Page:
From debuting in the under 19 nationals at the age of 11 to scoring 40 yard screamers in the Indian Women’s League, Dalima Chhibber has proved her mettle time and again. Apart from being one of the top female footballers in the country, she has also become a worthy ambassador of the sport by being vocal about the various challenges that the players face.
Read on as we discuss various topics about women’s football in India as well as her experiences throughout her journey to the top.
What difference do you feel between playing in top tier domestic leagues like the IWL (Indian Women’s League) and playing in international tournaments?
The level of competition is quite different and extremely high when it comes to international matches as compared to domestic matches since football as a sport is still developing in India while other countries have progressed quite a bit. The bigger difference which I feel, however, is the spirit of playing for and representing your country. It’s a different feeling altogether.
Having played with numerous players across different levels and competitions, what do you think is the defining factor between a regular player and successful one?
It all boils down to how much you are willing to give to the sport. A successful player is always thinking about ways to become the best version of themselves, trying to improve their weaknesses and giving their day and night to the sport instead of sticking to the bare minimum training. Passion and dedication are factors which separate successful players from the regular ones.
You have been quite vocal about the lack of recognition and scope in women’s football. What according to you are the necessary steps which need to be undertaken in order to change that?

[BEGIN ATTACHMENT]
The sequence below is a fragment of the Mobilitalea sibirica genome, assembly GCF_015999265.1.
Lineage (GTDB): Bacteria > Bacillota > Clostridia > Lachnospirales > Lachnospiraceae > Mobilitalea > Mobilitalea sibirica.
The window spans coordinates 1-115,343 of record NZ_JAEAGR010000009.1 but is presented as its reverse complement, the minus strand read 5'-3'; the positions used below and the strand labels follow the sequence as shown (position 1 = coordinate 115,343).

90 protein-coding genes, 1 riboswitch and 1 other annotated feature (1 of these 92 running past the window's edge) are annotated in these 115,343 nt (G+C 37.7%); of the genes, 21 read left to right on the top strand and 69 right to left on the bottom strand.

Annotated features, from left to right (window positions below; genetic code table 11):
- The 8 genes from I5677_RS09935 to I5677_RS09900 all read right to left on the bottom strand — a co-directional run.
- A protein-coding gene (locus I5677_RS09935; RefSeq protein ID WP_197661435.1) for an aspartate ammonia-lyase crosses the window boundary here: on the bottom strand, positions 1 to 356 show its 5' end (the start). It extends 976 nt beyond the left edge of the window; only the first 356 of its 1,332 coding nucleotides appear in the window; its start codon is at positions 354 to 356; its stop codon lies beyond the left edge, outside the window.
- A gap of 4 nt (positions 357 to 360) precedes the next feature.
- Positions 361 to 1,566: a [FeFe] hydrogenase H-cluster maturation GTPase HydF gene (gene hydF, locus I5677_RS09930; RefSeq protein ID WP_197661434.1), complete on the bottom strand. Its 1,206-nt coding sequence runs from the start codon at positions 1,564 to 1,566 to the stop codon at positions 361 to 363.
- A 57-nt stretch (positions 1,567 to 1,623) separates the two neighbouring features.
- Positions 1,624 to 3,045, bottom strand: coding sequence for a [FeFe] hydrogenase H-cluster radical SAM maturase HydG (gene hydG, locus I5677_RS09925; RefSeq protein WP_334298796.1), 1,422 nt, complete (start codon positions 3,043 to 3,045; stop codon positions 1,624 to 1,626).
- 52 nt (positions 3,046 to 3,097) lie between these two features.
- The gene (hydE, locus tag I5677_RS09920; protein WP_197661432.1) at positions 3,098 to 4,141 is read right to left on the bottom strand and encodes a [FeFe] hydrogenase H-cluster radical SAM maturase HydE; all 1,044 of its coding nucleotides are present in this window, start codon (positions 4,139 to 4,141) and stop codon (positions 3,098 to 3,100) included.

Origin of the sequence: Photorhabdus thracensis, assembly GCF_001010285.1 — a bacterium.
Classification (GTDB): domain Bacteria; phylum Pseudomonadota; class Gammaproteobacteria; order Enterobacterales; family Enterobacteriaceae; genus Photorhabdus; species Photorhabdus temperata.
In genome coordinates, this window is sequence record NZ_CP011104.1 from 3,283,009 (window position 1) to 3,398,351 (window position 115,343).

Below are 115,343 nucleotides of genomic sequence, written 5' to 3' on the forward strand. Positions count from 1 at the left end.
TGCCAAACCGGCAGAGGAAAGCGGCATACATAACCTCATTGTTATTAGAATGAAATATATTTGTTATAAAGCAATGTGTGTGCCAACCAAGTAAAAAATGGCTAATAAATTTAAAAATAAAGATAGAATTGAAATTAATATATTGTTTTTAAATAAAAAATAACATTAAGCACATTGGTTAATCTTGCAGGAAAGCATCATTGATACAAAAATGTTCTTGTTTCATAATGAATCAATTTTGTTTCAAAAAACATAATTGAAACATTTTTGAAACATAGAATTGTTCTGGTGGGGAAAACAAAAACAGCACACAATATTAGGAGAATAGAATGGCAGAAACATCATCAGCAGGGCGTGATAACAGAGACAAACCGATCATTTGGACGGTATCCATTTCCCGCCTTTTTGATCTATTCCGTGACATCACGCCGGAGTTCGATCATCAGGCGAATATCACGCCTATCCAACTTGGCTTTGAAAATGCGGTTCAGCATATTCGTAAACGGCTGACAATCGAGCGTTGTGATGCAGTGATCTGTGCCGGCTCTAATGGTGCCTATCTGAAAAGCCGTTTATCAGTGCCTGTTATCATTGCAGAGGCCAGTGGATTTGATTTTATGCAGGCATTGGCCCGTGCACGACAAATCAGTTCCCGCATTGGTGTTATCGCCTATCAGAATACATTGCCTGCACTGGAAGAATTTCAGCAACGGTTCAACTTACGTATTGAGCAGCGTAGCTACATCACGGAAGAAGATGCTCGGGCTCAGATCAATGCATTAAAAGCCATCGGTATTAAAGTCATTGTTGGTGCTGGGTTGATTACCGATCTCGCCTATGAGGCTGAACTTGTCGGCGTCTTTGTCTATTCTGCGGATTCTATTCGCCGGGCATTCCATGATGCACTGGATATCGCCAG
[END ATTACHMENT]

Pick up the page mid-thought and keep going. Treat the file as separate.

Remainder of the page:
I feel that the most basic thing that needs to be done is that we need to have a very organised structure for all the sports and not just football in terms of training and competitions. This is crucial even at the domestic level to ensure that certain things happen at a certain time during the year so that the athletes can proceed to further levels. Secondly, we need to greatly improve our infrastructure and facilities. Apart from having just one physio, we need to branch out more and have more people involved such as nutritionists and trainers being provided to the players instead of the players running to them, at least at the highest level (national team) if not at the domestic level. The commercialisation of women’s football is an extremely important factor considering the fact that football is a newly developing sport in the country for both men and women. Still, men have come up really well due to the amount of commercialisation that is taking place in ISL (Indian Super League) but women’s football has a long way to go, the sport requires more private stakeholders to come in and invest their money.
You’ve been a part of the team that recently created history by qualifying for the second round of the women’s Olympic football tournament. Now there are going to be a lot more eyes watching out for this team than there have ever been before, how do you think is it going to affect your performance?
I feel now the team is going to perform even better because it is going to serve as a big motivation for us. We’ve been trying to qualify for years now and we finally have a breakthrough. I also feel that during this tournament we have a lot of people coming out and supporting us and supporting women’s football and that makes a lot of difference. We are going to be all the more confident while stepping on the pitch knowing that we have people backing us and supporting us.
We know that you started playing because of your father, how much of a role has he had in your success?
He has been my coach throughout my sporting journey and in a way he’s the reason why I even got into football. He used to have a boys football team and I just started playing with them and that’s where my journey began. I went on to play for India in all the age categories and he was with me all the way, he used to train me every day in the morning as well as the evening and worked on all aspects of football — strengthening, power training, agility work and especially shooting. I’m known for long-range goals and he was the one who made sure that I became a player who could shoot from all angles.